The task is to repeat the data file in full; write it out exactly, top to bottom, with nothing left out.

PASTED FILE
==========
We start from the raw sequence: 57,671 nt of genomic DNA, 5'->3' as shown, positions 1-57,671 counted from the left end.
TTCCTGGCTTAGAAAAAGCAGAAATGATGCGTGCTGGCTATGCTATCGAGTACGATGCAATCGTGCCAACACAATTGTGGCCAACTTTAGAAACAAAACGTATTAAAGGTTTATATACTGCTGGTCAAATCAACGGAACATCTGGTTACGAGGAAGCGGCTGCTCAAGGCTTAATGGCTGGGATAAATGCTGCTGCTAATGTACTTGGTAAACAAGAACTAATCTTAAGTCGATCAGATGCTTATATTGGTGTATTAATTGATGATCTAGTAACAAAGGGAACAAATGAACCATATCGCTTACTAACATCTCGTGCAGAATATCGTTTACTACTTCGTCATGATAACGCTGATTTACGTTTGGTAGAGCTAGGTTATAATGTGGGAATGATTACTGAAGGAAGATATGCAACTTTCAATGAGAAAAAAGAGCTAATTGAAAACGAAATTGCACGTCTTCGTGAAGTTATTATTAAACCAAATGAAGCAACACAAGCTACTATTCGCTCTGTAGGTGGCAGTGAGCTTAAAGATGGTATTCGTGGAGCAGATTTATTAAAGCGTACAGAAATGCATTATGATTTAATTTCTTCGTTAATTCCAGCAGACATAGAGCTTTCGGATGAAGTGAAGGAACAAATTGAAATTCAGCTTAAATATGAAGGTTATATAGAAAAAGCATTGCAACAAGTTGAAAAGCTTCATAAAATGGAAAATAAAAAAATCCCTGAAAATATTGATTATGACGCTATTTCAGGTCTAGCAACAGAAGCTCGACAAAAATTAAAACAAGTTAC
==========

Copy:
We start from the raw sequence: 57,671 nt of genomic DNA, 5'->3' as shown, positions 1-57,671 counted from the left end.
TTCCTGGCTTAGAAAAAGCAGAAATGATGCGTGCTGGCTATGCTATCGAGTACGATGCAATCGTGCCAACACAATTGTGGCCAACTTTAGAAACAAAACGTATTAAAGGTTTATATACTGCTGGTCAAATCAACGGAACATCTGGTTACGAGGAAGCGGCTGCTCAAGGCTTAATGGCTGGGATAAATGCTGCTGCTAATGTACTTGGTAAACAAGAACTAATCTTAAGTCGATCAGATGCTTATATTGGTGTATTAATTGATGATCTAGTAACAAAGGGAACAAATGAACCATATCGCTTACTAACATCTCGTGCAGAATATCGTTTACTACTTCGTCATGATAACGCTGATTTACGTTTGGTAGAGCTAGGTTATAATGTGGGAATGATTACTGAAGGAAGATATGCAACTTTCAATGAGAAAAAAGAGCTAATTGAAAACGAAATTGCACGTCTTCGTGAAGTTATTATTAAACCAAATGAAGCAACACAAGCTACTATTCGCTCTGTAGGTGGCAGTGAGCTTAAAGATGGTATTCGTGGAGCAGATTTATTAAAGCGTACAGAAATGCATTATGATTTAATTTCTTCGTTAATTCCAGCAGACATAGAGCTTTCGGATGAAGTGAAGGAACAAATTGAAATTCAGCTTAAATATGAAGGTTATATAGAAAAAGCATTGCAACAAGTTGAAAAGCTTCATAAAATGGAAAATAAAAAAATCCCTGAAAATATTGATTATGACGCTATTTCAGGTCTAGCAACAGAAGCTCGACAAAAATTAAAACAAGTTAC